Most people don’t have the expertise to make that decision based on scientific evidence, Popovic said, and he worries about the possibility of people — especially the elderly and those with health conditions, and others in vulnerable categories — postponing immunization to receive their preferred vaccine.
He added that under Serbia’s model, what should be a public health decision has “turned into a political … ballot.”
“Those who support the Russians … vote for the Russian vaccine. Those who have some sympathy for Chinese support to Serbia … prefer the Chinese vaccines.”
“Those who support the Russians … vote for the Russian vaccine. Those who have some sympathy for Chinese support to Serbia … prefer the Chinese vaccines,” Popovic said.
Statements by Serbian President Aleksandar Vucic have further politicized the issue.
“Some vaccines… coming from the East were even safer than the ones from the West,” he told the news outlet Euronews in February.
Vucic also claimed during an interview with Serbia’s public broadcaster that he had seen Western intelligence reports that indicated that Chinese vaccines were superior.
Vucic’s critics say the Serbian president is putting political gain before public health and rolling out the red carpet for Beijing to advance its geopolitical interests in a region it considers key to its trillion-dollar “Belt and Road” infrastructure initiative. In recent years, Beijing has been pouring money into Serbia’s mining and energy sectors.
Those involved with Serbia’s vaccine rollout say public health, not politics, has been the priority.
“People are dying of COVID[-19]. Our hospitals are full. And the only idea that we all have in Serbia … is how to stop this pandemic and to return to normal life as soon as possible,” said Dr. Vladan Saponjic, an epidemiologist with Serbia’s Institute of Public Health — equivalent to the Centers for Disease Prevention and Control — who’s helping coordinate Serbia’s immunization program.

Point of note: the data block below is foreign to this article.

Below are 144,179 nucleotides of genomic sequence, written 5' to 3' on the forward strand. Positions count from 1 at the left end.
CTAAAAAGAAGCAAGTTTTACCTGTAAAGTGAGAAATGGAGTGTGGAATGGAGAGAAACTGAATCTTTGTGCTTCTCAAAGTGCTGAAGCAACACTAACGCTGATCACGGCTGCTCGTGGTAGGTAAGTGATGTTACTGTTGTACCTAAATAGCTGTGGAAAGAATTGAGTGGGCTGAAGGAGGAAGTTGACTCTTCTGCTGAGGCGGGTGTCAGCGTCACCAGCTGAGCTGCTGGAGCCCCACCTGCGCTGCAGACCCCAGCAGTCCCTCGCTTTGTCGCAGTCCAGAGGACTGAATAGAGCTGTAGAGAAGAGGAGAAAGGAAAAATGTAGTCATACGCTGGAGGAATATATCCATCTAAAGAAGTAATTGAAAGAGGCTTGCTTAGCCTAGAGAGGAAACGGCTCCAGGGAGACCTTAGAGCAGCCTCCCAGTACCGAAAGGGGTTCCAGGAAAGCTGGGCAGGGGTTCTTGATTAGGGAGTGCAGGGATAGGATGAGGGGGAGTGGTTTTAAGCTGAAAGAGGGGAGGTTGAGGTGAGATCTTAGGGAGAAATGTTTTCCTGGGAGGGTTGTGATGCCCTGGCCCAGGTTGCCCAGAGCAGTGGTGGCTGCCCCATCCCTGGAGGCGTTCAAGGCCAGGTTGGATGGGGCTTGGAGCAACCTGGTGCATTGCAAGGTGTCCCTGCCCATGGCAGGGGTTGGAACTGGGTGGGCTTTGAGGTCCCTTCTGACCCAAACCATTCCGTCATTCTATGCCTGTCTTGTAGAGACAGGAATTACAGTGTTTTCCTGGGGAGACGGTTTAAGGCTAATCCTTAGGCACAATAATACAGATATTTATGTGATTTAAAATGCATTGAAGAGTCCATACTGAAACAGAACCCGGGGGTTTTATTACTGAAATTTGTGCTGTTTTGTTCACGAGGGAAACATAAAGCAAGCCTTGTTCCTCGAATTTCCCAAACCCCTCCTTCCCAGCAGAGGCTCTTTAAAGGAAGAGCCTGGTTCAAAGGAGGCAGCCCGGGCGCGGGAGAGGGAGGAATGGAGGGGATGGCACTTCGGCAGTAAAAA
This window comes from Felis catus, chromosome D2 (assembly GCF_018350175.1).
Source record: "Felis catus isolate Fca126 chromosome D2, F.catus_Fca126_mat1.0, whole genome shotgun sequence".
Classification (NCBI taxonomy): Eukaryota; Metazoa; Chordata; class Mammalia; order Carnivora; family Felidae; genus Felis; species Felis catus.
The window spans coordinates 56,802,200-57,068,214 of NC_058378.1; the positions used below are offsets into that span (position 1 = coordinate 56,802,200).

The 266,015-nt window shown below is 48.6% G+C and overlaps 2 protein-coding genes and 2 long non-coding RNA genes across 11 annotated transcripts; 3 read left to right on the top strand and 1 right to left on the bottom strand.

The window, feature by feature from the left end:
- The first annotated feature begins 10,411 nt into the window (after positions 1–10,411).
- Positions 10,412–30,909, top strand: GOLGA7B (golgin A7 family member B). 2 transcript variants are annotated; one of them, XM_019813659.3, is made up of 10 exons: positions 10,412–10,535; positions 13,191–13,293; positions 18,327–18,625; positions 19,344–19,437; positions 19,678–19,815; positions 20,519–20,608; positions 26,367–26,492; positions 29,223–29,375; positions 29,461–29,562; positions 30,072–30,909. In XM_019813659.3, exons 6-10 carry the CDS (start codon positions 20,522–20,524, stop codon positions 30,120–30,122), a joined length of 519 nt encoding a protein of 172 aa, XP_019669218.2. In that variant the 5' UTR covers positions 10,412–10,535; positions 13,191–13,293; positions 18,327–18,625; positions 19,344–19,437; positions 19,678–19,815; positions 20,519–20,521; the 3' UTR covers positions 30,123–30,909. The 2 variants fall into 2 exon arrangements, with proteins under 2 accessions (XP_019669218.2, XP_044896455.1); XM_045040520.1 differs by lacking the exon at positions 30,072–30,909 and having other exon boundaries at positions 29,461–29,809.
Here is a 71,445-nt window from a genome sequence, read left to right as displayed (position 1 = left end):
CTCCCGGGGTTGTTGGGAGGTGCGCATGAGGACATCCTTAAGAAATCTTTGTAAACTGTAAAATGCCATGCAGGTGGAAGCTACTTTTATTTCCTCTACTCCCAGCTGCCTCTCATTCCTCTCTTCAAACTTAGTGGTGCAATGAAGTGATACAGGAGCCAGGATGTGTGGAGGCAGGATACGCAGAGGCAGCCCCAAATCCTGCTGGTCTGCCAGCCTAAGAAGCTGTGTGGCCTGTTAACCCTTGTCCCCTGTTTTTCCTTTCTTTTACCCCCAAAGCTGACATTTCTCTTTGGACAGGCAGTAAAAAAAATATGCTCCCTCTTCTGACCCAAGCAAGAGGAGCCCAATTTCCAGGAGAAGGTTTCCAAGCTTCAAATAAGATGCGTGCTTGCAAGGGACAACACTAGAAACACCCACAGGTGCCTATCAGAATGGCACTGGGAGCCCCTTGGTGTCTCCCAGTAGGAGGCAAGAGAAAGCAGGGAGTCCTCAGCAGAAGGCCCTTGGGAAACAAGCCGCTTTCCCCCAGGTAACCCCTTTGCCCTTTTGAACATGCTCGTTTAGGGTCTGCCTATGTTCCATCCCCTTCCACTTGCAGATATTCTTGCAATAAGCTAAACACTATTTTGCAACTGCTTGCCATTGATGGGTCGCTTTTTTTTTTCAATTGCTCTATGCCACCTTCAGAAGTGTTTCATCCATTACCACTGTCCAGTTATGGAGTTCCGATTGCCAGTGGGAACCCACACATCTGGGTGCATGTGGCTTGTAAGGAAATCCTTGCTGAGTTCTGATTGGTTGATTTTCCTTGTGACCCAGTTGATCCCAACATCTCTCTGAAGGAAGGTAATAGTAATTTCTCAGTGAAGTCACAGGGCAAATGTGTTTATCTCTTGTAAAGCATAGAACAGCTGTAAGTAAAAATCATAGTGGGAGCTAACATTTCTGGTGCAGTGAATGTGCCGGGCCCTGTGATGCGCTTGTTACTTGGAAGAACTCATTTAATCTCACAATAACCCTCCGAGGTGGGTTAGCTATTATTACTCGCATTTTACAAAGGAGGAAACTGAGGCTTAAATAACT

He said COVID-19 vaccines are the best and most efficient weapon currently available to fight the pandemic, and that he’s “only grateful” that the Serbian government has successfully managed to procure jabs for people in the country — for now, and the future.
Citizens who are being immunized say they’re grateful, too.
“My whole life … I see my position as someone who is opposing the government. But this is the first time our government did something right.”
“My whole life … I see my position as someone who is opposing the government. But this is the first time our government did something right,” said Danilo Krivokapic, a lawyer and the director of a nongovernmental organization in Belgrade.
Krivokapic, along with his siblings and his parents, recently got the Sinopharm vaccine. Meanwhile, he said, many of his friends in Western Europe aren’t scheduled to be vaccinated until June, the earliest.
“This is unprecedented for us living in this part of the world,” he said.
Some say it’s too early to deem Serbia’s vaccine drive a success, and public health experts agree the coming months will be critical.
Dr. Saponjic, with Serbia’s Institute of Public Health, said his primary concern was ensuring that people who are immunized continue to follow safety protocols.
“Some people … start to relax, to remove masks or stop keeping distance, and try to go back to normal [too] soon. And that presents a certain risk.”
This week, some public health experts urged Serbia’s government to impose new restrictions in the country amid a sharp rise in new COVID-19 cases.
Popovic with the Public Health Association of Serbia said he’s also wary about what comes next.
“The work that is ahead of us will be much more challenging than it is today.”
“The work that is ahead of us will be much more challenging than it is today,” Popovic said, describing those who have already been vaccinated as “low-hanging fruit.”
While Serbia has a framework prioritizing health care workers and the elderly, members of the general public are also currently eligible to get vaccinated and have been receiving COVID-19 jabs.
The challenge, Popovic said, will be vaccinating those who are harder to reach, such as people in rural areas and people who have hesitations about being inoculated.
“Without reaching them with the vaccines, we will not be able to close the virus transmission in a country,” Popovic said.